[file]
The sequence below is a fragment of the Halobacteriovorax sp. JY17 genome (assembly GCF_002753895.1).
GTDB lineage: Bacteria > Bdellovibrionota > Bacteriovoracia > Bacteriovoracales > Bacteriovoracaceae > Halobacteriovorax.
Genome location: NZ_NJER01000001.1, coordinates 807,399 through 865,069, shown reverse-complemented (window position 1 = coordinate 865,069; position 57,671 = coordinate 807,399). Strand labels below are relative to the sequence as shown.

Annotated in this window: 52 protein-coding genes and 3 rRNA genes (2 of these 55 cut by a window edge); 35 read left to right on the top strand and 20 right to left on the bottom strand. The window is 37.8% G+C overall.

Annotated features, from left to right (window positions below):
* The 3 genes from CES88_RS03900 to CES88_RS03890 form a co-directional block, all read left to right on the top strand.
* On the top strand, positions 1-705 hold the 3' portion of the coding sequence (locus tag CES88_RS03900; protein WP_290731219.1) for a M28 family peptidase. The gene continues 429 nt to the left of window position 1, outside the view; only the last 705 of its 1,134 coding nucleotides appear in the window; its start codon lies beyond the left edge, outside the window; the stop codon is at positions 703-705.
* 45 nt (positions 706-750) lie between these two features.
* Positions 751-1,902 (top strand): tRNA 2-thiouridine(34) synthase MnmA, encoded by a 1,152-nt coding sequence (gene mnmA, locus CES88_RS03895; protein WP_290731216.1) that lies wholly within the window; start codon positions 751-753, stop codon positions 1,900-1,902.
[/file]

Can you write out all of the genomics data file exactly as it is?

The sequence below is a fragment of the Halobacteriovorax sp. JY17 genome (assembly GCF_002753895.1).
GTDB lineage: Bacteria > Bdellovibrionota > Bacteriovoracia > Bacteriovoracales > Bacteriovoracaceae > Halobacteriovorax.
Genome location: NZ_NJER01000001.1, coordinates 807,399 through 865,069, shown reverse-complemented (window position 1 = coordinate 865,069; position 57,671 = coordinate 807,399). Strand labels below are relative to the sequence as shown.

Annotated in this window: 52 protein-coding genes and 3 rRNA genes (2 of these 55 cut by a window edge); 35 read left to right on the top strand and 20 right to left on the bottom strand. The window is 37.8% G+C overall.

Annotated features, from left to right (window positions below):
* The 3 genes from CES88_RS03900 to CES88_RS03890 form a co-directional block, all read left to right on the top strand.
* On the top strand, positions 1-705 hold the 3' portion of the coding sequence (locus tag CES88_RS03900; protein WP_290731219.1) for a M28 family peptidase. The gene continues 429 nt to the left of window position 1, outside the view; only the last 705 of its 1,134 coding nucleotides appear in the window; its start codon lies beyond the left edge, outside the window; the stop codon is at positions 703-705.
* 45 nt (positions 706-750) lie between these two features.
* Positions 751-1,902 (top strand): tRNA 2-thiouridine(34) synthase MnmA, encoded by a 1,152-nt coding sequence (gene mnmA, locus CES88_RS03895; protein WP_290731216.1) that lies wholly within the window; start codon positions 751-753, stop codon positions 1,900-1,902.